Saturday, January 21, 2012

Why Philosophy is perhaps one of the MOST useful degrees


Here is an excellent resource on why philosophy degrees make especially smart and successful businessmen and women, lawyers, journalists, etc. (you are actually dramatically better off doing a first degree in philosophy than business administration for a career in business).

Some very good answers to "Philosophy? What are you going to do with that?" question. Go here for "testimonials".

Includes GRE test performance (philosophers do staggeringly well - look right), comparative salary information, and various other useful bits of evidence that collectively puncture the peculiar modern myth that philosophy isn't "useful".

I previously commented on the GRE scores comparing philosophy students with all other students here.

A quote from Fordham:

"In addition, as the marketplace becomes more competitive, graduate degrees become more desirable, and that entails a strong performance on the Graduate Management Admission Test (GMAT), the exam most business schools require their applicants to take. Philosophy majors consistently outperform other majors on the GMAT, including all business majors, all humanities majors, and all social sciences majors. Philosophy majors enjoy enormous advantages going into business."

The first and last testimonials are especially good. Opening quote from the final "testimonial" on linked page:

"Most of management theory is inane, writes our correspondent, the founder of consulting firm. If you want to succeed in business, don’t get an M.B.A. Study philosophy instead."

8 comments:

Paul Baird said...

You do know what Dr Glenn Peoples does for a living ?

:-)

LadyAtheist said...

And yet the title of the graph has a typo...

Anonymous said...

Thanks for this article. I completed an Honours degree in Philosophy in London in 97, then went home to Australia, fought several successful community campaigns, and was elected as a Greens local government councillor in 2004. Philosophy allowed me to see through obfuscation and gave me the confidence to be able to listen effectively and successfully argue my corner.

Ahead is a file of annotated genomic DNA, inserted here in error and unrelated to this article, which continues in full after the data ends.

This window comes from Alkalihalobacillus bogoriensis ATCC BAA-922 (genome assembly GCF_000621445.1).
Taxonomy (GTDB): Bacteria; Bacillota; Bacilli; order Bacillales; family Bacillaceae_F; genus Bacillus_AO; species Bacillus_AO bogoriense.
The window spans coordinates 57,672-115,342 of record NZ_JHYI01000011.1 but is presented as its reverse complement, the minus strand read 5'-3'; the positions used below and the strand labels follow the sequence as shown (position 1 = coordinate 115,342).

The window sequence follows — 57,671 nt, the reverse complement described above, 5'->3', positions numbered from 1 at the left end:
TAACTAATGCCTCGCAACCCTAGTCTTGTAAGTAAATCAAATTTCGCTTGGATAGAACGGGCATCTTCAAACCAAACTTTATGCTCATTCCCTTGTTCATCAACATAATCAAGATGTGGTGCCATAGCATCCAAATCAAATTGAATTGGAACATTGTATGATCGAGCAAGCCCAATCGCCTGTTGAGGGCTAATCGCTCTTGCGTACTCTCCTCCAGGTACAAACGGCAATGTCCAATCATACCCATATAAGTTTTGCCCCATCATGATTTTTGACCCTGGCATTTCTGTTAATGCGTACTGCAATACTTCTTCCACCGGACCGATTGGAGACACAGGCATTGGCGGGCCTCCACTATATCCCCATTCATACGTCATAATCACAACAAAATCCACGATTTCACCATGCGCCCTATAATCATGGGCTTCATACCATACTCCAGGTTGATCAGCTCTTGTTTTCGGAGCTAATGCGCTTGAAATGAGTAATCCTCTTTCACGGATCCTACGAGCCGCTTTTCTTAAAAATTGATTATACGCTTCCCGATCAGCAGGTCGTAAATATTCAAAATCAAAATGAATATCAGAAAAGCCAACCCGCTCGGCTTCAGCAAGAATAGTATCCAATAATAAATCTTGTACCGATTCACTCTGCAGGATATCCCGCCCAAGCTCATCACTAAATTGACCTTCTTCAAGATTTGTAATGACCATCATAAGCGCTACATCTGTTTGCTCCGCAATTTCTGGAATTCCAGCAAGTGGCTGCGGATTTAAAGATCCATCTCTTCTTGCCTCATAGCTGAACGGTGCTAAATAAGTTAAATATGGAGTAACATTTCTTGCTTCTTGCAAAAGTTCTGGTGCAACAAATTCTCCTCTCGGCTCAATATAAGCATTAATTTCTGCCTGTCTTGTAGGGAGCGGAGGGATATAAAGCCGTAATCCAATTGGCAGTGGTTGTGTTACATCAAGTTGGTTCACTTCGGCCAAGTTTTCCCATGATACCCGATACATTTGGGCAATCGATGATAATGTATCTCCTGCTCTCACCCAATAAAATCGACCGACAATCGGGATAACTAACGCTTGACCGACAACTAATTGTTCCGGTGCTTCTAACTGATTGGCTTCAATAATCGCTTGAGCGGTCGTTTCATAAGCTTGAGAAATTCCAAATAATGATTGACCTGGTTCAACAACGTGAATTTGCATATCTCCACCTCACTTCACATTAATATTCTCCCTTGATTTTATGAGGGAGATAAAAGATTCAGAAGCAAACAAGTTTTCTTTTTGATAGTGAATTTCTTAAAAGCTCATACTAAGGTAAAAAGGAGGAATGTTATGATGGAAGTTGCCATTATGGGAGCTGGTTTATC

Anonymous said...

@LadyAtheist

Hum- philosophy good for seeing the bigger picture but perhaps not the fine grained detail...

Blaise said...

Are you suggesting a causal relationship here? That choosing to do philosophy will lead to greater success?

The evidence from the chart is that philosophers have good (English) language skills. It might be that philosophers tend to be chosen from the pool of people who have good language skills, or it might be that a philosophy degree will improve your language skills. We can't tell.

The other skill that I think is critical is mathematical skills. I know a few philosophy graduates and they are all good at maths. It would not surprise me if that were generally true. I certainly agree that philosophy grads make very good employees but I suspect that it's because the subject acts as a filter: the average business major would flunk philosophy early on.

Anonymous said...

@Lady Atheist,

1) What typo are you referring to?
2) I'm nearly certain this is a graph prepped by the administs of the GRE, and not simply some philosopher trying to make the discipline look good.

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Reynold said...

I certainly agree that philosophy grads make very good employees!
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